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pogo2posterFINAL2The Last Pogo Jumps Again studies the evolution of Toronto from small town to big city and it’s pop/counter-culture lifestyle during the early and mid-70s.  It centers around the first wave of Toronto punk rock and new-wave music, from the Ramones playing the New Yorker Theatre in ’76 through the police shutting down Teenage Head and causing a riot at the Horseshoe Tavern’s infamous “The Last Pogo” concert in December 1978.

London had the Sex Pistols, New York had the Ramones, but Toronto had a punk movement all it’s own.  The Toronto landscape by the late ’70s was forever changed with the infusion of the DIY/Punk/Alternative Culture(s) movement.  Six years in the making, The Last Pogo Jumps Again successfully explores the whys and wherefores of what was arguably one of the most exciting but misunderstood movements in Toronto’s history.

The DVD contains the 204 minute documentary, plus over a 100 minutes of added material, and a snazzy 24-page booklet.  Check the Shop for details on where you can purchase it.

The Last Pogo (1978) is the documentary that chronicled the last punk rock show at the Horseshoe Tavern when it was run by legendary Toronto promoters The Garys (Topp and Cormier) featuring The Scenics, Cardboard Brains, The Secrets, The Mods, The Ugly, The Viletones and Teenage Head. The Last Pogo was released on DVD in 2008 to great reviews.  Available at the Shop.

Viliam Hrubovak/Jolie Fejer photos, and thanks for dropping by.

After eight shows in one week at the Big Picture Cinema in Toronto’s east end, our first run has come to a close.  We got a ton of great press, but more gratifying was the reaction we got at the theatre:  applause every night;  no walk-outs;  and people pleasantly surprised that a 3 hr 20 minute movie could move so fast.  As Less Lee Moore of Popshifter said:  “It’s all killer, no filler.”  The filmmakers were at every screening, and the crowds were just small enough that they were able to chat with anyone.

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Back of the t-shirt designed by Rick Trembles.  Available here.

People loved Rick Trembles‘ graphics throughout the film and discovering bands they weren’t even remotely aware of.  Jaws dropped at the shots of Toronto circa 1976, when you couldn’t buy a beer on a Sunday unless you ordered a big pile of food, but could get a blow-job at a massage parlour on Yonge Street.  And seeing the skyline of Toronto with the new CN Tower, but with no stacks of condos surrounding it.

And then there were all the people who were looking forward to seeing it, but never made it out, especially those from the west end who may have been intimidated by the thought of — God help us! — crossing the Don River and venturing into the down ‘n’ dirty east-end.  The location of the theatre was reminiscent of Queen Street West circa 1976: desolate and sketchy and devoid of passersby.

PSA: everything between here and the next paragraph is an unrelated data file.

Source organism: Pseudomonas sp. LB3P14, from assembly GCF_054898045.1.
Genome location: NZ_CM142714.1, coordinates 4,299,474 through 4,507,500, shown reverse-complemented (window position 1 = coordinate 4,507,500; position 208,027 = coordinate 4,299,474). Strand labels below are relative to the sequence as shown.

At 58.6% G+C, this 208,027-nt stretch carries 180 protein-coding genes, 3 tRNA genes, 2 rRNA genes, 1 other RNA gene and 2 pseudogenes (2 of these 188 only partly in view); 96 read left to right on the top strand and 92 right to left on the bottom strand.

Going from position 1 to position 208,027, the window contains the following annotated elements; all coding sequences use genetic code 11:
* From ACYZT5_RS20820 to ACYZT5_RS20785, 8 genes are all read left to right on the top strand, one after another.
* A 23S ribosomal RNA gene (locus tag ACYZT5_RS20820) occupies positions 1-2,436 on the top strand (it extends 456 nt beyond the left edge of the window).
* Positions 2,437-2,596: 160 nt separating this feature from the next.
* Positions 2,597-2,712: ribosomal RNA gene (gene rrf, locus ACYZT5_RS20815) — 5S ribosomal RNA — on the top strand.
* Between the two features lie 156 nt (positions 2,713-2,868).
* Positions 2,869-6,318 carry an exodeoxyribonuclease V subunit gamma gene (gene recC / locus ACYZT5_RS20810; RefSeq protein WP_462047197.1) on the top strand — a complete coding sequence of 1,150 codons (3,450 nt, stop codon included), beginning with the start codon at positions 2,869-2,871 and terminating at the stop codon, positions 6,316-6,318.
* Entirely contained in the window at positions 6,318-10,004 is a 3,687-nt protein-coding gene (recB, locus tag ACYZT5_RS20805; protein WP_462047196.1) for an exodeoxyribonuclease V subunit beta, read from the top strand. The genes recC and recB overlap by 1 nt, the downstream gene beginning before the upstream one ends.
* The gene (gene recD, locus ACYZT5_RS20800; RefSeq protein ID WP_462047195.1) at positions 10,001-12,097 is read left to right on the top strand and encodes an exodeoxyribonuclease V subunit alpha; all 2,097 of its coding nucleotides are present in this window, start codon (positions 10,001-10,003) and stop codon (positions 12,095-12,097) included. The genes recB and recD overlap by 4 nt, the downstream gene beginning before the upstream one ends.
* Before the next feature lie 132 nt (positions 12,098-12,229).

We’re going to work on some more one-off dates in Toronto and across Canada, and we’ve started planning out the DVD release, which will be jam-packed with extras:  never-before-seen interviews with Tommy Ramone, Danny Fields, Hugh Cornwell, Adny Shernoff and others; more in-depth talks with the usual suspects; crazy “easter eggs” and more.  And hey — if you went and saw the movie, it’d be great if you could give a rating on the IMDB by clicking on the link here and rating it out of ten.

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Joey Ramone, copyright Viliam Hrubovak and Jolie Fejer.

Meanwhile, we thought we’d pass on a plug for a couple of friends who supplied a couple of pics for our movie, photographers Viliam Hrubovak and Jolie Fejer.

On November 17th a new show called “One Offs” will be opening at PAMA (The Peel Art Gallery and Museum Archives) for a 2 month run, until January 5, 2014.   Viliam and Jolie will be exhibiting their revealing portraits of some of the original instigators that stoked the first bonfires of the punk rock movement.   The series, begun in 1980 by Viliam, became a shared passion when he met and married Jolie Fejer, after an auspicious introduction by David Johansen, lead singer for The New York Dolls.  Together they have not only photographed the original punks,  but have also broadened their perspective to include the individuals that were precursors as well as the continuing torchbearers of the movement.


John Lydon, copyright Viliam Hrubovak and Jolie Fejer.

Most of the images have been kept under wraps from the public.  There have been some exceptions:  a number of projects involving the estate of Joe Strummer and the limited edition autobiography of John Lydon, a.k.a. Johnny Rotten of ‘The Sex Pistols’: “Scrapbook” which won the Mojo Book Of The Year award in 2012.  There were only 750 copies produced at the cost of $750. each.  Sold out.

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Joe Strummer, copyright Viliam Hrubovak and Jolie Fejer.

These images, mostly black and white, are celebrations of the talent and good times promoted by such local visionaries as The Garys who would bring in shows like The Ramones from New York and The Buzzcocks from London, along with promoting local bands such as the The Viletones.  All the work presented in “One Offs” were photographed in Toronto as the artists passed through the city.  Check out more of their stuff at their website, right here.



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